The Pangea Puzzle

Mark D. Uhen
,
Atmospheric, Oceanic, and Earth Sciences, George Mason University
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Summary

Students learn how to use the Paleobiology Database (PBDB) to produce maps of fossils on the present-day Earth's surface, as well as past continental configurations. They will then use these maps to understand the biogeographic distributions of fossil organisms, and how these distributions constitute evidence for past continental plate positions.

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Context

Audience

To be used in an introductory or intermediate undergraduate course, including (but not limited to) physical geology, historical geology, paleontology, etc. Can be used with non-majors or majors from two or four year institutions. Each student or student pair will need access to a laptop or desktop computer connected to the internet, running an internet browser.

Skills and concepts that students must have mastered

  • Outline the geographic distribution of a species
  • Describe the basic tenets of plate tectonics
  • Summarize the geologic time scale
  • Describe past supercontinents

How the activity is situated in the course

This activity can be used as a lecture, lab, or homework activity.

Goals

Content/concepts goals for this activity

  • Construct a map of fossil occurrences on the present-day Earth's surface
  • Construct a map of fossil occurrences on the Earth's surface at various times in Earth's past
  • Identify the past distributions of fossils on ancient continents and supercontinents
  • Explain how the present-day distributions of fossil organisms are different from their distribution during the time of their deposition as fossils
  • Develop hypotheses regarding why the present-day distribution of fossil occurrences is dramatically different from their distribution during the time of their deposition as fossils.

Higher order thinking skills goals for this activity

This activity prompts students to explore the distribution of fossils in today's geography, to create hypotheses as to how those fossil distributions were achieved, and to test those hypotheses.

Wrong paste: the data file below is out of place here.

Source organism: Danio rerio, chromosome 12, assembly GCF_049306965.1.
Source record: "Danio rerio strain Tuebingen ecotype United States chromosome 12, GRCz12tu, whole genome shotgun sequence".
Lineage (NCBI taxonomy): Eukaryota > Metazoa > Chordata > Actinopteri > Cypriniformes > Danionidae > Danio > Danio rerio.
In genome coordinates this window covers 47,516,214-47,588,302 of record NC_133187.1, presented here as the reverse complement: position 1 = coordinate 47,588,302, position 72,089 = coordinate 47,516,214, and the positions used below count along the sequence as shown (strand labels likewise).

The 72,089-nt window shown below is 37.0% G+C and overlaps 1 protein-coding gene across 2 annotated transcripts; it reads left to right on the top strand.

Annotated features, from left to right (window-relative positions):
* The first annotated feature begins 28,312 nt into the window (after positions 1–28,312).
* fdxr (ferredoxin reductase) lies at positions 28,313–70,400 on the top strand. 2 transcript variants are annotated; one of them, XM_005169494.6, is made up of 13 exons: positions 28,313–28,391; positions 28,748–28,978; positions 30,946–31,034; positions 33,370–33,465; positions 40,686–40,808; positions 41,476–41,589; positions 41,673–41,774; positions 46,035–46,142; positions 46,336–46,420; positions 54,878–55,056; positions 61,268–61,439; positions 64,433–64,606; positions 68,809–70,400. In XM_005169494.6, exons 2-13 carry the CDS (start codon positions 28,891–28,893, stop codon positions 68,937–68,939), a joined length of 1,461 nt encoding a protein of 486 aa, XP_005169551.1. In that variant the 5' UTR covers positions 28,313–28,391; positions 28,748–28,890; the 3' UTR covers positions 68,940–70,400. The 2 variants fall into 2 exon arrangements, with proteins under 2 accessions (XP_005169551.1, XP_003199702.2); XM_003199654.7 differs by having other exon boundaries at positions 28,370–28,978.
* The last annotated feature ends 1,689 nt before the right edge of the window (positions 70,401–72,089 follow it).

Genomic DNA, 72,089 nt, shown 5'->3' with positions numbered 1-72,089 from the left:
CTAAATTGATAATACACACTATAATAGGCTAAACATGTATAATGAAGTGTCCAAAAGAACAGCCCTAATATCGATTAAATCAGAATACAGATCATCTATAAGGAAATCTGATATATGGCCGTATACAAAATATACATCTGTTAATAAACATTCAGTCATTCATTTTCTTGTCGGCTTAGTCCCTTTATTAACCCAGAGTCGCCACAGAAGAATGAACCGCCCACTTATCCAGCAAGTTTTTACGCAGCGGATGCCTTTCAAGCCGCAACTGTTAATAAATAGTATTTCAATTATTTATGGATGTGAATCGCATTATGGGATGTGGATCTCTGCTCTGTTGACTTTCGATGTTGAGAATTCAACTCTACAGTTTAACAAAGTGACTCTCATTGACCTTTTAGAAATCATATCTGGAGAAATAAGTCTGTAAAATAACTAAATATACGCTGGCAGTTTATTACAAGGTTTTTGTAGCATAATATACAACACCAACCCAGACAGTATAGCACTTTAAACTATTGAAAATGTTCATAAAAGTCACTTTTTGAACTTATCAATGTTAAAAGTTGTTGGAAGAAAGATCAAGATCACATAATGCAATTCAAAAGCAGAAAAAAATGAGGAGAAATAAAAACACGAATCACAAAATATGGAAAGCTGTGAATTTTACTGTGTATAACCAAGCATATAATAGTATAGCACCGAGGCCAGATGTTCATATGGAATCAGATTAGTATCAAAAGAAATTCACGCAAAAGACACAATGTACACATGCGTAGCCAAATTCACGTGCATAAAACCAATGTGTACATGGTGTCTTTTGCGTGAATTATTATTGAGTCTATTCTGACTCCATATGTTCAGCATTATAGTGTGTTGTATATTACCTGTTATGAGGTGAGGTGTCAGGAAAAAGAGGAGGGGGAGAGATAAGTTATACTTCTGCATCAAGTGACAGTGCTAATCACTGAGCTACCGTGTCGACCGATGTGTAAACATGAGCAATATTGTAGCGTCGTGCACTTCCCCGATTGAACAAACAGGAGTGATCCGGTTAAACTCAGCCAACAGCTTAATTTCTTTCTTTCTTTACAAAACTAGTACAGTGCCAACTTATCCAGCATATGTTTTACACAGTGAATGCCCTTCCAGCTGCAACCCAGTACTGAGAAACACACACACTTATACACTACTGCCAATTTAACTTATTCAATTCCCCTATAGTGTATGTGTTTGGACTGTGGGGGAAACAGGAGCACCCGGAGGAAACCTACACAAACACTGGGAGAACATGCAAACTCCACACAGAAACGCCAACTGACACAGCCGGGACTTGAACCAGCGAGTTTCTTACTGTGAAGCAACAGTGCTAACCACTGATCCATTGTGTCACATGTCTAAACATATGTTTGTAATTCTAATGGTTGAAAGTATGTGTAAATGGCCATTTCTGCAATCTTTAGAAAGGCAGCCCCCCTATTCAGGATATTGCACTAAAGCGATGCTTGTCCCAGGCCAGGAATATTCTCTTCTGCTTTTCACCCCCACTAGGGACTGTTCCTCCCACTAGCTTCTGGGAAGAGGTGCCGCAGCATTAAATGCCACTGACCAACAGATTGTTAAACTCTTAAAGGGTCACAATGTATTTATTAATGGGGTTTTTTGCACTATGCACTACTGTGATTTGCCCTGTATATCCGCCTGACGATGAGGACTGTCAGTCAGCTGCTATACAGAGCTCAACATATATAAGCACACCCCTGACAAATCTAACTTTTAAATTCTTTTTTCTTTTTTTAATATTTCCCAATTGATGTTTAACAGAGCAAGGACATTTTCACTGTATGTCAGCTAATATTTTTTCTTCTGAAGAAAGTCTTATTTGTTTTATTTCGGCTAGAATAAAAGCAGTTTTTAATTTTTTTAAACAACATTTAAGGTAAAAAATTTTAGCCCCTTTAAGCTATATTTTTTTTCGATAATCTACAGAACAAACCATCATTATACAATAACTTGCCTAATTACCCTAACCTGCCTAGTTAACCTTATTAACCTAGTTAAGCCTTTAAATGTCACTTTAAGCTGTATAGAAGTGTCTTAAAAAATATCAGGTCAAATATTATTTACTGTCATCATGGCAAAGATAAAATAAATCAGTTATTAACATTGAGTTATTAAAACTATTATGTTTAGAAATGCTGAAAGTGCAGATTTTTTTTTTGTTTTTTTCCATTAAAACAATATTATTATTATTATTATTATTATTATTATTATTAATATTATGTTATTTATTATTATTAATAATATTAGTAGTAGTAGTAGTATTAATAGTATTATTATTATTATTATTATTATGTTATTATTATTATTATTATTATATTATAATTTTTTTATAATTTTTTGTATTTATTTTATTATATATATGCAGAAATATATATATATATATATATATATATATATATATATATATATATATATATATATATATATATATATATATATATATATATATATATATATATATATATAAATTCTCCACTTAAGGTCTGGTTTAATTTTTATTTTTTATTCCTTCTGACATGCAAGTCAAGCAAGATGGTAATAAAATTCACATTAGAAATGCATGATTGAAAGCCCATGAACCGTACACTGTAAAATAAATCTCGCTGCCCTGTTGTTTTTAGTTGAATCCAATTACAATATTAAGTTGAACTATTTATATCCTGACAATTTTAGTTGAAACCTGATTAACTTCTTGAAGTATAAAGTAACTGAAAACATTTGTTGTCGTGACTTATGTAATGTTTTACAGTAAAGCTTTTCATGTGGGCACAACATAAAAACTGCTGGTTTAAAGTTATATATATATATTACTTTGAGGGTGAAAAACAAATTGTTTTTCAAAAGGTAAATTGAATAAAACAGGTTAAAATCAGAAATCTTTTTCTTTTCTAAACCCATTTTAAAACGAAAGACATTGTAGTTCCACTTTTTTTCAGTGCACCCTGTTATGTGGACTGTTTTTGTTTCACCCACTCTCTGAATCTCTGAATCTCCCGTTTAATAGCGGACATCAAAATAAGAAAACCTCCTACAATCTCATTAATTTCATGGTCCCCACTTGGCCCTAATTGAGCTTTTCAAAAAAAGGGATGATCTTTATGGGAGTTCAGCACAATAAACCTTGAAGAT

Other skills goals for this activity

Description of the activity/assignment

Students learn how to use the Paleobiology Database (PBDB) to produce maps of fossils on the present-day Earth's surface, as well as past continental configurations. They will then use these maps to understand the biogeographic distributions of fossil organisms, and how these distributions constitute evidence for past continental plate positions.

This activity is designed to be flexible and can be used as a lecture, lab, or homework activity. The duration of the activity ranges from 1-1.5 hours, depending on how many fossil distributions are plotted.

Students can work as individuals or in pairs and class size can range from a small seminar (< 10 students) to a large lecture (> 100), as long as sufficient computer facilities are available.

Each student or student pair will need access to a laptop or desktop computer connected to the internet, running an internet browser.

The Pangea Puzzle (Acrobat (PDF) 62kB Jul5 17)

Determining whether students have met the goals

Formative assessment
  • Can be accomplished in lecture or lab by observing student progress and trouble-shooting challenges.
  • Can also double check that the major tasks (i.e., constructing modern maps, constructing past maps) are accomplished in a timely manner and are accurate.

More information about assessment tools and techniques.

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Other Materials

Supporting references/URLs

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Paleontology resources from across Teach the Earth »

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Early Earth resources from across Teach the Earth »

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